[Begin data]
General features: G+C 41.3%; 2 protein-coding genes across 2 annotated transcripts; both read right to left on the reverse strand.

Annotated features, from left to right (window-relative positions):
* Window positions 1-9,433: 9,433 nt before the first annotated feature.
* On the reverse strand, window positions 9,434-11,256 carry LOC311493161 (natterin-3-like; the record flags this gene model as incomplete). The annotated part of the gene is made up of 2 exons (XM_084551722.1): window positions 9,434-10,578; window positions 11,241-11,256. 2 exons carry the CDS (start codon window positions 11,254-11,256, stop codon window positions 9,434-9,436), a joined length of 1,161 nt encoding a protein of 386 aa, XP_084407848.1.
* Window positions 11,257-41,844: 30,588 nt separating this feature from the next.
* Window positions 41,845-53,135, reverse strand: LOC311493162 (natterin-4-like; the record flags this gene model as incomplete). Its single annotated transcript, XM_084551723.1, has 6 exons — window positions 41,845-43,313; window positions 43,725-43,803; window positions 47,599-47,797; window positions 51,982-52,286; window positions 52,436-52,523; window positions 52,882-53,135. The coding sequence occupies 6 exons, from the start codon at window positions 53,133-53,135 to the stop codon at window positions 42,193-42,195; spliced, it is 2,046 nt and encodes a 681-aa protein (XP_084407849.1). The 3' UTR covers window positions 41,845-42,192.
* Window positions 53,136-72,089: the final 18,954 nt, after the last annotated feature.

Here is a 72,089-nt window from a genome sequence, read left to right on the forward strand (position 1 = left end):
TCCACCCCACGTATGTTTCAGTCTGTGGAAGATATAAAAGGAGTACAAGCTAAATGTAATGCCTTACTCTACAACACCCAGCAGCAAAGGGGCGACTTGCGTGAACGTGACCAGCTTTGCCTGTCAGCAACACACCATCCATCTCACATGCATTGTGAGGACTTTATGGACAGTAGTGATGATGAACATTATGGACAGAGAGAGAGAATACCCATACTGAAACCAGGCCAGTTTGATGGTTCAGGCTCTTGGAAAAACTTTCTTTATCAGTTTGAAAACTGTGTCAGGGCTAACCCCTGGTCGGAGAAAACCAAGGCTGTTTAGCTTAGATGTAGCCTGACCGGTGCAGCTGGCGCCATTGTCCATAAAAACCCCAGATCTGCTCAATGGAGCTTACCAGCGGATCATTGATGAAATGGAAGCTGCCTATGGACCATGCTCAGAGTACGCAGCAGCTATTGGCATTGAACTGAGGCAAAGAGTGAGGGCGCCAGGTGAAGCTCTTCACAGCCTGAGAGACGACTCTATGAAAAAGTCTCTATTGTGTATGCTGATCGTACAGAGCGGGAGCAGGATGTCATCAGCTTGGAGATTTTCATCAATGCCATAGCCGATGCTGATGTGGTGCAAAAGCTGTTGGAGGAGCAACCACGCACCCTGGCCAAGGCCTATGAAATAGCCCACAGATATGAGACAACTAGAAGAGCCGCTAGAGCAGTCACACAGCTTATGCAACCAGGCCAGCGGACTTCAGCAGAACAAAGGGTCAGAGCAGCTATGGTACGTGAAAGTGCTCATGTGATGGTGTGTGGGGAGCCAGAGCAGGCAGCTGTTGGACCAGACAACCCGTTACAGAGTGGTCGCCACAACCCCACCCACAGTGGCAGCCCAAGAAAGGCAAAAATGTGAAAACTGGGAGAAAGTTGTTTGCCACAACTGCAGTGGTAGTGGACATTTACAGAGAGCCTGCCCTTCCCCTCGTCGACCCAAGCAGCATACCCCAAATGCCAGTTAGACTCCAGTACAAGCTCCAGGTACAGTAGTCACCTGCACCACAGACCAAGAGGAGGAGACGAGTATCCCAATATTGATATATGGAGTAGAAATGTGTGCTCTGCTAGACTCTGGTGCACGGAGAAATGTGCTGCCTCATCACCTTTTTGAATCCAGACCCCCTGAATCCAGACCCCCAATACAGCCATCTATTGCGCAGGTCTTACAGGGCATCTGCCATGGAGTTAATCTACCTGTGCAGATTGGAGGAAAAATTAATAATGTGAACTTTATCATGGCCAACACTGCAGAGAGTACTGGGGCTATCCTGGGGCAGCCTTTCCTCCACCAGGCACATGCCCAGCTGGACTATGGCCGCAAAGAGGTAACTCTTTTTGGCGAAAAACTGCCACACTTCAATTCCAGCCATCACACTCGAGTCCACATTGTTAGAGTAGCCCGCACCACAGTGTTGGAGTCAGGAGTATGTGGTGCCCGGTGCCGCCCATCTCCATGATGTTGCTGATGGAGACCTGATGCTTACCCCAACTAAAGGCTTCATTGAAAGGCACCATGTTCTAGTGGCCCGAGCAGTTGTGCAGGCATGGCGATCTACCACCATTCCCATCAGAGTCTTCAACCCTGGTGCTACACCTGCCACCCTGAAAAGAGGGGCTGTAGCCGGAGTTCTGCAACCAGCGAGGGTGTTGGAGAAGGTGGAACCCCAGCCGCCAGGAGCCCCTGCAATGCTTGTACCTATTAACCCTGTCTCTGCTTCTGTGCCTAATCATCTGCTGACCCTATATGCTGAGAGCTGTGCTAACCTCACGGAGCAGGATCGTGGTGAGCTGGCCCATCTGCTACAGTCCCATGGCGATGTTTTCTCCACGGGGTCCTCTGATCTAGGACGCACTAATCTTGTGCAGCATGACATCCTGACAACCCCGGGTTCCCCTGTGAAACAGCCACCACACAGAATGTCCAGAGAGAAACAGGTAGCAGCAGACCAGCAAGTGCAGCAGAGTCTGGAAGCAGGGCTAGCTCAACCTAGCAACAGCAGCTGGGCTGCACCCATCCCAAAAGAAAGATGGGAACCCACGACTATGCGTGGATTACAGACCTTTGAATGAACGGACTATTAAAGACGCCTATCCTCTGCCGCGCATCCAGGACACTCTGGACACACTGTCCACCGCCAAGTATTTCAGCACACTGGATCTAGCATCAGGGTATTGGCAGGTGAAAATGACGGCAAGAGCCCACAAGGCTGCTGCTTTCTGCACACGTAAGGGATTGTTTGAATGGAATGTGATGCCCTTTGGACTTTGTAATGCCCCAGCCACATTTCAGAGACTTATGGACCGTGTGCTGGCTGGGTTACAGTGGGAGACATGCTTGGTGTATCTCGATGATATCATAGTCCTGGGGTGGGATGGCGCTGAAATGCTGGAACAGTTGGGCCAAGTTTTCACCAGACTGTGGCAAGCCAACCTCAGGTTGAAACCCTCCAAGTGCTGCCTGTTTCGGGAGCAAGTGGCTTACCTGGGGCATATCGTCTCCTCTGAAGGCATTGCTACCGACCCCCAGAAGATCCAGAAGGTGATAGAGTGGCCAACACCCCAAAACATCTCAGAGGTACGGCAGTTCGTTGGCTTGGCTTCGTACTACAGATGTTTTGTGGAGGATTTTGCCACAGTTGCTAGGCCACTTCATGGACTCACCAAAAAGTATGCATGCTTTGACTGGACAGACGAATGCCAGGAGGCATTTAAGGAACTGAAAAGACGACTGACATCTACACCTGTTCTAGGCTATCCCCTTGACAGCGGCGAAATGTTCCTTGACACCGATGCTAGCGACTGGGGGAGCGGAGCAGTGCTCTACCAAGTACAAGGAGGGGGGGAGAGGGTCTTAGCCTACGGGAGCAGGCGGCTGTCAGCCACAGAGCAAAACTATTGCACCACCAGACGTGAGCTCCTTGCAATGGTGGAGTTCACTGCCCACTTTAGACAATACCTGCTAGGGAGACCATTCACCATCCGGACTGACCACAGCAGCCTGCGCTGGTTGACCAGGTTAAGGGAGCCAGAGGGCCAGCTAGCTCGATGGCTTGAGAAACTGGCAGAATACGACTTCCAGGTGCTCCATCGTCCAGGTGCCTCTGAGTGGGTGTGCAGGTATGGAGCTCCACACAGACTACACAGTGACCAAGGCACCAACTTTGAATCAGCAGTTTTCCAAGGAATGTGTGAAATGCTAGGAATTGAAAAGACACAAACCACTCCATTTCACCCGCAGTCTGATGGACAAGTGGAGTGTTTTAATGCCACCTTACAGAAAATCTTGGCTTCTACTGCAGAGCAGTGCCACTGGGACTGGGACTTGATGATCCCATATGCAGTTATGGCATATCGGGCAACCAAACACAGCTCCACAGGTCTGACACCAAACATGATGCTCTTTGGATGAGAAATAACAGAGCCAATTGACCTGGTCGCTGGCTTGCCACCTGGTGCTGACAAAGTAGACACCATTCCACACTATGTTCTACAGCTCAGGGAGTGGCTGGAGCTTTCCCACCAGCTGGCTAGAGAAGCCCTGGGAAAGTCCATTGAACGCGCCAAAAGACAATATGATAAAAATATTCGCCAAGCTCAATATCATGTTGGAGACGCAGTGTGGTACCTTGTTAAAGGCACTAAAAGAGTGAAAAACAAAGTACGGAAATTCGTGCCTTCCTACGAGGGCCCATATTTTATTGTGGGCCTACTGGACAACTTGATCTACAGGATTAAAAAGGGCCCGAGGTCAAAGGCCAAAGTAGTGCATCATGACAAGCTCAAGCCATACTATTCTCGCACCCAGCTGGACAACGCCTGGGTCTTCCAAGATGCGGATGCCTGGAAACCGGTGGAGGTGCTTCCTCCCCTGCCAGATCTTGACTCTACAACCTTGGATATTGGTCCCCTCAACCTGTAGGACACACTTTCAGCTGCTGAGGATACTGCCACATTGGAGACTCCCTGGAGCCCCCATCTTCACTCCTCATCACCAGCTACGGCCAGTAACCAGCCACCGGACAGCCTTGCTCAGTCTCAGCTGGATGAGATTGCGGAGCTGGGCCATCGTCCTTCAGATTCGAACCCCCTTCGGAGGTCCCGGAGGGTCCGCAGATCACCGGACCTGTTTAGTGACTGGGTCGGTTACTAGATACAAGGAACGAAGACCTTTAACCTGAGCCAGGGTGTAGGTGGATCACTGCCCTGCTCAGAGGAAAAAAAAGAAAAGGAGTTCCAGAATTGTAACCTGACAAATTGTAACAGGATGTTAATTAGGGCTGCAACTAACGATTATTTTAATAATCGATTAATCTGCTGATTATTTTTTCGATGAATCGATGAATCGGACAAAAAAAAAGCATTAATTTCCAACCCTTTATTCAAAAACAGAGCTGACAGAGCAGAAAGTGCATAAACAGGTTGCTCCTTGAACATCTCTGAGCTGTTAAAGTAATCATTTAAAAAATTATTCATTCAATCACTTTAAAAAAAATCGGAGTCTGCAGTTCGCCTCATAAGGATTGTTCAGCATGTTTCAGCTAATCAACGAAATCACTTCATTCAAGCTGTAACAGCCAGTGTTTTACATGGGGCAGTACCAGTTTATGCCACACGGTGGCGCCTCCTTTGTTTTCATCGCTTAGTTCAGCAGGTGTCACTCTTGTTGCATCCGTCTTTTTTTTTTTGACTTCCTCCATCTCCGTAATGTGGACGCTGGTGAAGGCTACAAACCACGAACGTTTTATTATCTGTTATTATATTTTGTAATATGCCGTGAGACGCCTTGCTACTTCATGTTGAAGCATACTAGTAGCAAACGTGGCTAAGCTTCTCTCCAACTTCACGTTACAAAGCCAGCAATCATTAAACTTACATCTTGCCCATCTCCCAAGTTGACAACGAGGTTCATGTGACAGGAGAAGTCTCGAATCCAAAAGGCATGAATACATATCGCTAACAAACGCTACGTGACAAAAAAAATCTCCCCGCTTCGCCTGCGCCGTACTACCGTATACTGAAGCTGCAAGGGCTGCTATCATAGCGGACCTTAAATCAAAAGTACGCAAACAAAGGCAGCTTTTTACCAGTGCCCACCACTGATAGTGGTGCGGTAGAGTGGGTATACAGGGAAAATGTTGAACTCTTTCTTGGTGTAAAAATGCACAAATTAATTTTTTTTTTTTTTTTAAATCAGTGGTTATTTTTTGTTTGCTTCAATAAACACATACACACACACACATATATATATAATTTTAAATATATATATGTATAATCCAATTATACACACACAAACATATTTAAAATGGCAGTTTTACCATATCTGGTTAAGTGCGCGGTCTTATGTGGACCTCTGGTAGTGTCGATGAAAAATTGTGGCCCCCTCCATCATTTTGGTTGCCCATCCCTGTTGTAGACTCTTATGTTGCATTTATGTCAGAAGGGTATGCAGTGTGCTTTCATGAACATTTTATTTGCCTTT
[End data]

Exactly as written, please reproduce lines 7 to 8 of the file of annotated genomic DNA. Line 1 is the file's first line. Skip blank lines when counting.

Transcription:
* Window positions 53,136-72,089: the final 18,954 nt, after the last annotated feature.

Here is a 72,089-nt window from a genome sequence, read left to right on the forward strand (position 1 = left end):